Stress and Its Effect on the Prostate

Stress and Its Effect on the Prostate

Stress is undoubtedly harmful to our bodies and minds. It can create a variety of physical and mental issues. But did you know that stress can also have a detrimental influence on your prostate health? We’ll talk about the connection between stress and prostate health, as well as what you can do to decrease stress in your life.

What happens to the body when stressed?

fight or flight mode

Our bodies enter fight-or-flight mode when we are stressed. This is a survival mechanism that humans employed as hunters and gatherers. When confronted with a danger, our bodies would discharge a burst of energy, allowing us to flee or combat the danger. This fight-or-flight response occurs as a result of the release of stress hormones known as adrenaline and cortisol.

This stress response is beneficial in certain circumstances, but it can be harmful if it becomes chronic. When our bodies are continuously in fight-or-flight mode, it has a negative influence on our physical and mental health. In fact, chronic stress has been linked to a variety of health issues, including high blood pressure, heart disease, and anxiety. Recent research now suggests that stress can also affect the prostate. 

How Stress Affects the Prostate

The prostate is a tiny gland located beneath the bladder. It functions to produce the fluid in semen and aids in urination by compressing the urethra (the tube through which urine travels). Unfortunately, this walnut-shaped gland is susceptible to issues such as benign prostatic hyperplasia (BPH) and cancer. Although there are various risk factors that can increase the risk of these conditions, recent research has suggested that stress may be one of these factors. 

stressed out man

In 2005, researchers conducted a study of 83 men who had an average age of 68. Each participant underwent urologic tests and questionnaires to assess his stress levels as part of the study. This research discovered that men who had been stressed recently had more trouble emptying their bladders, which indicated larger prostates and severe BPH.

Another research, published in 2007, compared the same 83 men’s measurements of prostate size and function to stress indicators. The results once again showed that men with a lot of stress had the most severe BPH symptoms.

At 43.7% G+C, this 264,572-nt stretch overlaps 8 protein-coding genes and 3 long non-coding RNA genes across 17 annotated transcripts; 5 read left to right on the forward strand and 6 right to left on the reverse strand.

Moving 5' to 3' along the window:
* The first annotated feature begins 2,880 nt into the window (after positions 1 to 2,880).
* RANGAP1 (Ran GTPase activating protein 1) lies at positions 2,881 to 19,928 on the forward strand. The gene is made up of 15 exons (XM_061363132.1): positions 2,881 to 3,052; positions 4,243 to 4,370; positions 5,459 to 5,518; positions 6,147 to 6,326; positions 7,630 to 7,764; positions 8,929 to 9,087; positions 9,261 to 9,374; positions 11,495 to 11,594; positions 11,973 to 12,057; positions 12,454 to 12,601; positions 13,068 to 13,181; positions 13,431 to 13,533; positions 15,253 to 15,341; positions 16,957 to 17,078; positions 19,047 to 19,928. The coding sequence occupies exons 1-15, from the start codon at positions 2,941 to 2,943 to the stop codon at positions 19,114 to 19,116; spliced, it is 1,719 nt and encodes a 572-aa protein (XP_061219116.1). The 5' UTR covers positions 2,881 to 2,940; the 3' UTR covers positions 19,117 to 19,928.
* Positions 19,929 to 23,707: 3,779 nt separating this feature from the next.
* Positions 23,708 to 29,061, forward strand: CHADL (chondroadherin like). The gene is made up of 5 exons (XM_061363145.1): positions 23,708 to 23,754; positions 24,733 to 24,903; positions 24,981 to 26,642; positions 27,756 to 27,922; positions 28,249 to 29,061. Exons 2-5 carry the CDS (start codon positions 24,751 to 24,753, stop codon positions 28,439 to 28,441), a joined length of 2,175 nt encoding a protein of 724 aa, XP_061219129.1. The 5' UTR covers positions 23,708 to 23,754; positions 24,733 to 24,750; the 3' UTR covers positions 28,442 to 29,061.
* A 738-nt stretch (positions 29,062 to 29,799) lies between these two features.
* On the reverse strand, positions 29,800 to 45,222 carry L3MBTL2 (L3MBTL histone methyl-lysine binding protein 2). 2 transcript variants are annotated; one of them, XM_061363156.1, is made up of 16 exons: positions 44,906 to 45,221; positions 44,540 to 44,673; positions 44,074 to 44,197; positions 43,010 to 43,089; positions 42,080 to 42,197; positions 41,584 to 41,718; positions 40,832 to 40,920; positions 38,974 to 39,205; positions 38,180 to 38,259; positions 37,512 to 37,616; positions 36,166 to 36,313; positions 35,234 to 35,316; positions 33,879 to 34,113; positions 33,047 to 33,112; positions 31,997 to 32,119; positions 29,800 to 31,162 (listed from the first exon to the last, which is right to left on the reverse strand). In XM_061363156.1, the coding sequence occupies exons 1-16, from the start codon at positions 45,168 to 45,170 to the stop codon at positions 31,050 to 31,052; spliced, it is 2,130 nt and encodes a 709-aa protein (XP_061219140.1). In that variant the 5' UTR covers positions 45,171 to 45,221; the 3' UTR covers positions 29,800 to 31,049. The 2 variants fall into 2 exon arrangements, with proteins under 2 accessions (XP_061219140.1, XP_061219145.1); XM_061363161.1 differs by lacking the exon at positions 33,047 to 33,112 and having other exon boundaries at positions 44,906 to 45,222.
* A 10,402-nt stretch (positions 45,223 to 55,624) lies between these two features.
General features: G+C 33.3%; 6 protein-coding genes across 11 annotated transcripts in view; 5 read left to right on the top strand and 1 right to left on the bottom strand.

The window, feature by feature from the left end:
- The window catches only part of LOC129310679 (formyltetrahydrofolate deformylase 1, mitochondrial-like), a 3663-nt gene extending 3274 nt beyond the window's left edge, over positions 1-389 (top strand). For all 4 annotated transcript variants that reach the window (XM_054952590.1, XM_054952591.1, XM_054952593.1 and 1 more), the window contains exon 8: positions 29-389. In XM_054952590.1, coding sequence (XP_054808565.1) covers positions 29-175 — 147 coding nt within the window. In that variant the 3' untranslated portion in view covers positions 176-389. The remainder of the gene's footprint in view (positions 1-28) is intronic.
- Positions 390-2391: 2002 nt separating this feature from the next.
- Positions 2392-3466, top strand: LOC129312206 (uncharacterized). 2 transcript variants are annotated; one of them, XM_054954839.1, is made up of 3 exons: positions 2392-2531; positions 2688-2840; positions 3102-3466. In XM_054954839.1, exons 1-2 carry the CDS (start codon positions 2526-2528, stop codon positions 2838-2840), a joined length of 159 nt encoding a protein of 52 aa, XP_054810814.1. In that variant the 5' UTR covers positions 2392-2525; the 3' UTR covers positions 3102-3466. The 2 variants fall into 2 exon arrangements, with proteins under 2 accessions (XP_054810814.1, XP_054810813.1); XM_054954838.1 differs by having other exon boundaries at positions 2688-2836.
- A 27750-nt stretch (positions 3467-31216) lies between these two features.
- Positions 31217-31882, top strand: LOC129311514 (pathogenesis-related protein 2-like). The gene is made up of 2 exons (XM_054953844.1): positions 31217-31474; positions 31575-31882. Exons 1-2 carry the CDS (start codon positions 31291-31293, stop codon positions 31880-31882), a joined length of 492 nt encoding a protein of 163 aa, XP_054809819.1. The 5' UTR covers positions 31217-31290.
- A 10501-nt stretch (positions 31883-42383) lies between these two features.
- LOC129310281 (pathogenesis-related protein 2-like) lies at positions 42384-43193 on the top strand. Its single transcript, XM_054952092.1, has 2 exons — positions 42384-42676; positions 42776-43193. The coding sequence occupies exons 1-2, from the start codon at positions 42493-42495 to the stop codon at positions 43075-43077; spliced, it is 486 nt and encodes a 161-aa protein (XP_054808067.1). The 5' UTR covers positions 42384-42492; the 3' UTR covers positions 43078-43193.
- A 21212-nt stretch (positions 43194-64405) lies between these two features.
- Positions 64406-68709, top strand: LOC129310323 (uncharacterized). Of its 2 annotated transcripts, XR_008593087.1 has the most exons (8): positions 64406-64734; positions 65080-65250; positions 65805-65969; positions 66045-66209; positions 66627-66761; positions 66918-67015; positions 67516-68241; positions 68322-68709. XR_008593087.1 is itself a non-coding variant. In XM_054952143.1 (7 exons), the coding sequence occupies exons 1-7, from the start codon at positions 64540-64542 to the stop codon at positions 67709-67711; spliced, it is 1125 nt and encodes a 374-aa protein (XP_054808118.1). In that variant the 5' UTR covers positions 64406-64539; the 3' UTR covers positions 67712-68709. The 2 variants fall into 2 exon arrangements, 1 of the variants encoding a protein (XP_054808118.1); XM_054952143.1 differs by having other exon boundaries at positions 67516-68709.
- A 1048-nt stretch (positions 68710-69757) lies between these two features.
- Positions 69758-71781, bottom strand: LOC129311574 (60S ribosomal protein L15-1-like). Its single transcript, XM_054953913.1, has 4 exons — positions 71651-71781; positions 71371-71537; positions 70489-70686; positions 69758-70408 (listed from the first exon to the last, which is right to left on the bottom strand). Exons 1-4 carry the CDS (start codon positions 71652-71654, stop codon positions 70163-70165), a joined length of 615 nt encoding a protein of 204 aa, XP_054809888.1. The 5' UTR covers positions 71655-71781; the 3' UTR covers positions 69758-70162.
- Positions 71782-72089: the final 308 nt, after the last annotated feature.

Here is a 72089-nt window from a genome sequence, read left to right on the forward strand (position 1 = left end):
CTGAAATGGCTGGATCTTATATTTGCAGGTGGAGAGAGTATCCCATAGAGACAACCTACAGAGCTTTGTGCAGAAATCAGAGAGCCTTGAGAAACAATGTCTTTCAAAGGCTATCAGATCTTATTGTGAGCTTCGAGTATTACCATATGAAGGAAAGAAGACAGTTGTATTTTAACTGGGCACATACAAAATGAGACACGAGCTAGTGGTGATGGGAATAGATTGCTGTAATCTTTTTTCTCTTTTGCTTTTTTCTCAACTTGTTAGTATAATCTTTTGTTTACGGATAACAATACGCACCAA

There are a few hypotheses about the relationship between stress and prostate disease, although this relationship is still being researched. One hypothesis is that chronic stress might alter the hypothalamic-pituitary-testicular communication in the long term. Simply put, the part of the brain that makes testosterone may be altered due to chronic stress. As a result, testosterone levels change and lead to an enlargement of the prostate and worse symptoms.

Another hypothesis is that the prostate may be directly inflamed by stress hormones like adrenaline. This is due to the fact that the prostate gland and urinary bladder both contain receptors that react to adrenaline by causing smooth muscle cells to contract. Unfortunately, this constricts the urethra and impedes urine flow.

In Conclusion

In this blog article, we’ve looked at what happens to the body when you’re stressed. We have also addressed the link between stress and prostate health. If you have concerns about your prostate health, it’s critical to discuss them with your doctor. They’ll be able to examine your symptoms and recommend the best treatment options based on your needs. It is also important to manage your stress levels in order to help maintain prostate health. 

Sources: 

Ullrich PM, Lutgendorf SK, Kreder KJ. Physiologic Reactivity to a Laboratory Stress Task Among Men with Benign Prostatic Hyperplasia. Urology 2007;70:487–91. PMID: 17905102.

Ullrich PM, Lutgendorf SK, Leserman J, et al. Stress, Hostility, and Disease Parameters of Benign Prostatic Hyperplasia. Psychosomatic Medicine 2005;67:476–82. PMID: 15911913.

Dr Kerem Bortecen

Dr. Kerem H. Bortecen received his PhD degree in England at Oxford University and his MBA degree in Canada at the University of Toronto. After completing his training at Yale University then at the University of Pennsylvania, he was appointed as an Assistant Professor of Surgery at Dartmouth Medical School. His academic achievements have been instrumental in establishing Soho Men’s Health at the forefront of this evolving field. Dr. Bortecen fulfills his mission through surgical excellence, personalized medicine, and continuity of care.

Dr Kerem Bortecen

Dr. Kerem H. Bortecen received his PhD degree in England at Oxford University and his MBA degree in Canada at the University of Toronto. After completing his training at Yale University then at the University of Pennsylvania, he was appointed as an Assistant Professor of Surgery at Dartmouth Medical School. His academic achievements have been instrumental in establishing Soho Men’s Health at the forefront of this evolving field. Dr. Bortecen fulfills his mission through surgical excellence, personalized medicine, and continuity of care.

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